Protecting Life in the Arctic

Arctic Science

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Traditional Knowledge and the Arctic Environment

How the experience of indigenous cultures can complement scientific research

This report was prepared for The Pew Charitable Trusts by the Science Director of Pew's work in the U.S. Arctic, Henry P. Huntington and Chairman of the Alaska Eskimo Whaling Commission George Noongwook, and released in August of 2013. Download the complete report »

INTRODUCTION

The study of the Arctic ecosystem is no easy task, despite the great advances in science and the wide array of new observational tools on land, sea, air, and space. Understanding the changing dynamics of weather and climate on the region’s flora and fauna also requires deep, on-the-ground information. Traditional knowledge, which is passed down from generation to generation by the longtime inhabitants of the Arctic, is an important part of our collective understanding.

Today, “traditional knowledge” is often contrasted with “scientific knowledge” and is used in reference to indigenous peoples around the world. In the Arctic region, these communities include the Iñupiat and the St. Lawrence Island Yupik of the northern and western coasts of Alaska. As the region experiences rapid climate change as well as increased vessel traffic and offshore oil and gas development, it is essential that policies reflect local interests and knowledge about the function of the ecosystem and its sensitivities to disturbance.

In this paper, we will discuss how traditional knowledge has been used in various settings and also will make suggestions for what more can be done. We will use some specific examples from the St. Lawrence Island Yupik, who live on the shores of the northern Bering Sea and hunt extensively on the sea ice and open ocean there. Traditional knowledge has a strong cultural component, and thus the knowledge of one people does not necessarily transfer to another people. Nonetheless, some of the basic lessons learned on St. Lawrence Island have meaning in other regions, too. What is learned about one’s ecology or about weather-induced changes is shared not only within one’s community but with other communities.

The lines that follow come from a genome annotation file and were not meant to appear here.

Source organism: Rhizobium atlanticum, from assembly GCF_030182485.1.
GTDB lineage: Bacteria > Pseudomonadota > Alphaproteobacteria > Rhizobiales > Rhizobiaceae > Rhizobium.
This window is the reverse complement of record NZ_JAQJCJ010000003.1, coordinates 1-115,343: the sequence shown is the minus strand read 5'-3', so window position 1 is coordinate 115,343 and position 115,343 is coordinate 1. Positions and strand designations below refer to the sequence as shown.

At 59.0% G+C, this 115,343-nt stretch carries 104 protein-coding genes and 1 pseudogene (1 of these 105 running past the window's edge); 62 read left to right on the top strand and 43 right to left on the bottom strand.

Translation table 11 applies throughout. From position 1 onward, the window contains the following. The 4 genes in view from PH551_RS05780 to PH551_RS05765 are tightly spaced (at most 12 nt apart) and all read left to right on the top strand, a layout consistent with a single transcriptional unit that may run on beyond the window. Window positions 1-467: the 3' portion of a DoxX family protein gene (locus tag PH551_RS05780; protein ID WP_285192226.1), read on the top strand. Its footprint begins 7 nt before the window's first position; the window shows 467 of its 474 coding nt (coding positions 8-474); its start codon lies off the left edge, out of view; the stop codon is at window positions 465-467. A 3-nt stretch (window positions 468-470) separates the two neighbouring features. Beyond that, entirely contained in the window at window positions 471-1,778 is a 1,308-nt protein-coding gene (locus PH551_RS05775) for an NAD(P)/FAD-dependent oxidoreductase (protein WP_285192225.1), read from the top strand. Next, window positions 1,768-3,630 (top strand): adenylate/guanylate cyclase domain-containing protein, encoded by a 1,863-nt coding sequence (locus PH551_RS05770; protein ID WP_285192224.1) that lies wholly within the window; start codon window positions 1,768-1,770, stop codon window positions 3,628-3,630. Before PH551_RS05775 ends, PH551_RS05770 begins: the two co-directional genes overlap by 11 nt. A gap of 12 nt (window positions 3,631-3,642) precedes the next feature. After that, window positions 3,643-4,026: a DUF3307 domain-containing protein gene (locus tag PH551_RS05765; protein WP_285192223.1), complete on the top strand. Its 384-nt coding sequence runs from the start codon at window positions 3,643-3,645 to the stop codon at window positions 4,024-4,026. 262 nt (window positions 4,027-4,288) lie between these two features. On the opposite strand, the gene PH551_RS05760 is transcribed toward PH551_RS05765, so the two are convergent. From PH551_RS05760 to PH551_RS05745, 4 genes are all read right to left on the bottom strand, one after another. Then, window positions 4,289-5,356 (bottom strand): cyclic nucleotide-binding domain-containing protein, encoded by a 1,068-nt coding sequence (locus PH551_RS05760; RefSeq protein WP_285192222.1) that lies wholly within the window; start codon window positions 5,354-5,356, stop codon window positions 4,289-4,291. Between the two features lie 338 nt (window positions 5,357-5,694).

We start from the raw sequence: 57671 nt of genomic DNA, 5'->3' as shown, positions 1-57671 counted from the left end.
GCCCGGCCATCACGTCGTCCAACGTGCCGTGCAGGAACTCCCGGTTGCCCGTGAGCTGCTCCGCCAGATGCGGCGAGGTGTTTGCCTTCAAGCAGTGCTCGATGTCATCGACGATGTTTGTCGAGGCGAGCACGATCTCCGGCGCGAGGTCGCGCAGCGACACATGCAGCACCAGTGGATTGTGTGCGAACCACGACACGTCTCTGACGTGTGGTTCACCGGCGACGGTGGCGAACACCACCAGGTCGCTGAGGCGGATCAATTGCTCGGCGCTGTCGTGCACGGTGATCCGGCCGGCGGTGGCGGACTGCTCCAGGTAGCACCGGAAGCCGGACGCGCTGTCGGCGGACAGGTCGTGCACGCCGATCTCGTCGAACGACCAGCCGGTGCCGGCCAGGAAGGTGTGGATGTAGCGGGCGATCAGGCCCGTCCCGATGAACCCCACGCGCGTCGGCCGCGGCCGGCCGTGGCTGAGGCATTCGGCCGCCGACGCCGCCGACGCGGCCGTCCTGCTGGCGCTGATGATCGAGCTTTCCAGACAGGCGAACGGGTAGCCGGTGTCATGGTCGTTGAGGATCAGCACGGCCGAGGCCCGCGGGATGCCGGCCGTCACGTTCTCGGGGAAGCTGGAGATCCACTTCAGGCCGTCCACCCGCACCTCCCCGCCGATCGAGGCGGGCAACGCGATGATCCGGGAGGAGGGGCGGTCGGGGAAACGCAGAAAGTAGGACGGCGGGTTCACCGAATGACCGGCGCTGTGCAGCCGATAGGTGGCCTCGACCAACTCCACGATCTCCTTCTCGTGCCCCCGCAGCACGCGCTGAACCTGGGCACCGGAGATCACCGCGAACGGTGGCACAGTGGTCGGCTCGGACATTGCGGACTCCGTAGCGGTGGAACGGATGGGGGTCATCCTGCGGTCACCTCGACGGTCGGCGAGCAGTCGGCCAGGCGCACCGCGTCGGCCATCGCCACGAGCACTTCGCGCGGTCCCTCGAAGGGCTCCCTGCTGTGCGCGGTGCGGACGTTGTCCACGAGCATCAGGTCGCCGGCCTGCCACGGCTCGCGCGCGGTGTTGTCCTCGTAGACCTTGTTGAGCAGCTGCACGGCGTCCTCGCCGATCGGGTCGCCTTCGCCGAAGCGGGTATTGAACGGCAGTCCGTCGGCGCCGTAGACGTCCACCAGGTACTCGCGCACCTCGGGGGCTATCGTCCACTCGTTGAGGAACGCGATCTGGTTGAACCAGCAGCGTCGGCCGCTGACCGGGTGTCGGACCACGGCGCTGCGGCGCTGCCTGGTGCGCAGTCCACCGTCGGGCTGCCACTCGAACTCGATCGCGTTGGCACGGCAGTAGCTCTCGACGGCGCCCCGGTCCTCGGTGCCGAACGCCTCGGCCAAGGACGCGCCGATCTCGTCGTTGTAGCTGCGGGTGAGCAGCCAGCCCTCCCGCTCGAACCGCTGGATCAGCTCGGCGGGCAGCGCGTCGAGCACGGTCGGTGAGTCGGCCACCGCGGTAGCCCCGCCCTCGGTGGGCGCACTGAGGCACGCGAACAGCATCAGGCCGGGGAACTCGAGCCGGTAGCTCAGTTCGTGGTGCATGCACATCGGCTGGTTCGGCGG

CONCLUSION

The greater recognition being given to traditional knowledge in recent years is a welcome advance. And more can be done both to incorporate the knowledge itself and to improve the participation of traditional knowledge holders in research and environmental management. At the same time, we need to be aware of the demands that this level of interest places on those knowledge holders. Too many studies mean too many demands on their time and can lead to “research fatigue” and decreased interest in taking part.

The level of interest can depend on the intended audience. Many hunters have said that they want to share this information freely with people they know. But they are often hesitant to provide it to those who have little understanding of the Arctic environment or cultures.